And so, when you come out with… how often are you putting out new videos?
I do three a week. Three videos a week on my YouTube channel.
And, what would be some of the topics? Give our listeners some examples of what would be coming out last week or this week or next week.
Sure. So my latest video just came out yesterday. It's called ‘An AI that Dresses Itself.’ And a team at Google Brain and Georgia Tech created this animated character video that is putting a shirt on itself. It looks very realistic. It's kind of uncanny but it's very cool and it's actually also very difficult to understand. I mean, the paper was actually very difficult, but what I did was I synthesized how it works turned into explainable concepts and then showed the applications of how we could use this, which the paper didn't show because scientists aren't the best at showing the applications of what they discovered.
And so, in that case, it would be for gaming for fashion or elder care, you know. One example would be people with ALS. Over 30 million people suffer from ALS, which is a disease that you get when you're older which makes it so you can die from bending over, so you can also even die from doing a weird contortion. So perhaps we can have robots that help people in assisted living facilities dress themselves, which would give them a more dignified and independent life.
There are a lot of ways that we can use this technology that we didn't originally think about. It just takes a little bit of time and belief in the power of it to do good. And then one more thing: today, I'm actually really excited because I have a video on AI in China coming out in 10 hours which covers so many topics -- from social credit scoring to algorithmic policing to Confucianism -- in a whole different set of values and they're not Western, but they're still dominating the space. It's just really fascinating. It was really fascinating for me to really deep dive into China and what their intentions are, and why they're going so [all] in on AI compared to every other country including us.
You mentioned Social Credit. Explain that to our listeners and weigh in on what -- from an AI perspective -- they're trying to do and how they might go about it and all the rest.
Sure. So in China they have set up this system called a social credit scoring system, and any action that a citizen takes that is able to be recorded will be recorded, whether that's through surveillance cameras -- and there are a lot [of them] being installed -- thousands and thousands and thousands. Or booking a train, whether it's using a service like WeChat for example.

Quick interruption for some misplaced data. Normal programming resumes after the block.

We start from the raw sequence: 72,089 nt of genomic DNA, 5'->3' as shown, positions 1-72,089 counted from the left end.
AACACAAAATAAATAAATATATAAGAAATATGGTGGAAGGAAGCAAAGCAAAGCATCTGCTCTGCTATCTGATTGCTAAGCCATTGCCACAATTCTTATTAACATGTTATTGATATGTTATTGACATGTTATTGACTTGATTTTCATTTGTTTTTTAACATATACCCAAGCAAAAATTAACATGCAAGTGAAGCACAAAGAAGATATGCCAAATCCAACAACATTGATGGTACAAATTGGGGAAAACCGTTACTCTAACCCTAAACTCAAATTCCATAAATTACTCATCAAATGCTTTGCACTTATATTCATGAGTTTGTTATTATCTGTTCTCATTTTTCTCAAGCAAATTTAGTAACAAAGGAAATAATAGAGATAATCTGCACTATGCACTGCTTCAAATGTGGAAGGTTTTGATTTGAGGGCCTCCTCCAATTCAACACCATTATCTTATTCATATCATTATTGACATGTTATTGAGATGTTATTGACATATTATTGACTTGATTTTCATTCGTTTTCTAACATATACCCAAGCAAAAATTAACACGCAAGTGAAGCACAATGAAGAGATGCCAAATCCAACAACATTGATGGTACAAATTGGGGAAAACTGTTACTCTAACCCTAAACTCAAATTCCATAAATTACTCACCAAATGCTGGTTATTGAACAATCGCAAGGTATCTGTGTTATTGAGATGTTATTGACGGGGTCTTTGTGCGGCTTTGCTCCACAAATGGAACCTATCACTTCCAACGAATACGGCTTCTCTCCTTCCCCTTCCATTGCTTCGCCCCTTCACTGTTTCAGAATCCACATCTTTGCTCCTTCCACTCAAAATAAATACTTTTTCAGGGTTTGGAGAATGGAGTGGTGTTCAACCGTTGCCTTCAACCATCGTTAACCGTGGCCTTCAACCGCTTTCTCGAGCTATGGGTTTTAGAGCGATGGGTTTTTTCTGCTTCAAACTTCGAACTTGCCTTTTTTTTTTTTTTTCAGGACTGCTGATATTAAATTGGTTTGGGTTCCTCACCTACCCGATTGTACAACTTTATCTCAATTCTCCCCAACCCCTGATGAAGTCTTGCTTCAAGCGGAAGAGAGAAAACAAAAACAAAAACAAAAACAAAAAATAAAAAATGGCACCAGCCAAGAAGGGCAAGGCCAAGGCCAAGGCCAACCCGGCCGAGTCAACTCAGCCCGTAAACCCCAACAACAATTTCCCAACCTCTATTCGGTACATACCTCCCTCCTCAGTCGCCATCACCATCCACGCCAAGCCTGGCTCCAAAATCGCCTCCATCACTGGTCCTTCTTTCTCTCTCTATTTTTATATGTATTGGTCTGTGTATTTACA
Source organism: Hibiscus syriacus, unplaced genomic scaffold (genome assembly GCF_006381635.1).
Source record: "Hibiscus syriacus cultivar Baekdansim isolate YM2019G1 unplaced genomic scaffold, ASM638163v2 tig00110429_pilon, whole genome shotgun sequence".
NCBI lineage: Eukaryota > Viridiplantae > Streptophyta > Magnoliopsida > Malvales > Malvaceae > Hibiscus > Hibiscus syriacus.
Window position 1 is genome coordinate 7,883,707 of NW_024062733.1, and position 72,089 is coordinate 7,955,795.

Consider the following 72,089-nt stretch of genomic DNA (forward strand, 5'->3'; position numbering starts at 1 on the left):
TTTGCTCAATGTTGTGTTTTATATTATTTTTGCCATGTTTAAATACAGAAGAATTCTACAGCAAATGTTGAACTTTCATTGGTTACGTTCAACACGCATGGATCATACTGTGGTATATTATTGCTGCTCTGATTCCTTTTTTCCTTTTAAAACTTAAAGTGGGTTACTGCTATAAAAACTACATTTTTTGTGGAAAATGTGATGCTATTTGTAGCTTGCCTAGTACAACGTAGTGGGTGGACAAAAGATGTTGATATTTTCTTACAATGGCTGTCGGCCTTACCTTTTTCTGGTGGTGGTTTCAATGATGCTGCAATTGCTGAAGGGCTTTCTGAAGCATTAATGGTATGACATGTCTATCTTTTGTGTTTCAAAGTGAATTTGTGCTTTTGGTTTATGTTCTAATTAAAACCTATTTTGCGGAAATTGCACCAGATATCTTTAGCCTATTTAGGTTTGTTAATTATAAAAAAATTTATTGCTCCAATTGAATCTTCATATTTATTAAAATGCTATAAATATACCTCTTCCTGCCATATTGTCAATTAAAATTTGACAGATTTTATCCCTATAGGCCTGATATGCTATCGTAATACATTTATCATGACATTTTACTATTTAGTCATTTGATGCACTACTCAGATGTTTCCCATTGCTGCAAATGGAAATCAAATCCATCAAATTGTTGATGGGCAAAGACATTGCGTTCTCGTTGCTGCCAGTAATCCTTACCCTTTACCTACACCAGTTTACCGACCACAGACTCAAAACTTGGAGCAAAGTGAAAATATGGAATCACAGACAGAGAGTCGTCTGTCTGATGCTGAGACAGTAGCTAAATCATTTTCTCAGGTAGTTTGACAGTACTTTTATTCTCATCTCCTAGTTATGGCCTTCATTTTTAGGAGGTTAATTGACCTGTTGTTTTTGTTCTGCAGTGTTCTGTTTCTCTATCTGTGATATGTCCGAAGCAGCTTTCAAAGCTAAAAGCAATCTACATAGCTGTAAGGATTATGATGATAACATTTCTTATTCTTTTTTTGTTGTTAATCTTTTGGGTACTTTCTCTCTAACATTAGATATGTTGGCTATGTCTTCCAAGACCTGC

WeChat is an incredible app. We have nothing like it in the US. It's like WhatsApp on steroids. Not only can you message people, you can buy train tickets and invest in stocks and the social network and pay your mortgage every month. And so that gives the government a lot of data because they control WeChat so they can see literally everything.
So the social credit scoring system is the government's initiative to take all of your actions and compile it into a single number that represents your reputation. [That] reputation then governs what you are and are not able to do: everything from going to a certain place to like getting a certain discount on a product. And I mean we have it in the US -- like we have credit scores -- but it's nowhere near as Orwellian as it is in China.
And then the second part of your question was how is AI being used for surveillance for example. AI has been used to detect who you are, so facial detection -- that’s AI, the features of your face. It's learned how to detect features on the face and then using that to identify who you are, finding your social credit score and then watching you, see what you do and if you do the wrong or right thing depending on the values that they set, they'll change your credit score.
So you made an oblique reference earlier I think, to an artificial general intelligence just in passing. I think something about as long as we don't kill ourselves with it along the way or something like that. Obviously, the School of AI is teaching people the very nuts and bolts of how to… about narrow AI and specifically about machine learning. What do you think about a general intelligence? Do you think you'll live to see it for instance?
That's a great question. When I was traveling through India for the first time… I was born in the US, but my parents are from there, so it was a very interesting experience visiting there for six months within the entire country. I saw so much poverty and pollution. Things that I never saw growing up in the US, and it really struck me in that I just came to this conclusion of: ‘If we're going to actually solve these massive, massive problems in our lifetime, we're going to need an artificial general intelligence to do it. Something that's just thousands of times smarter than our entire species combined because these are some really hard problems.’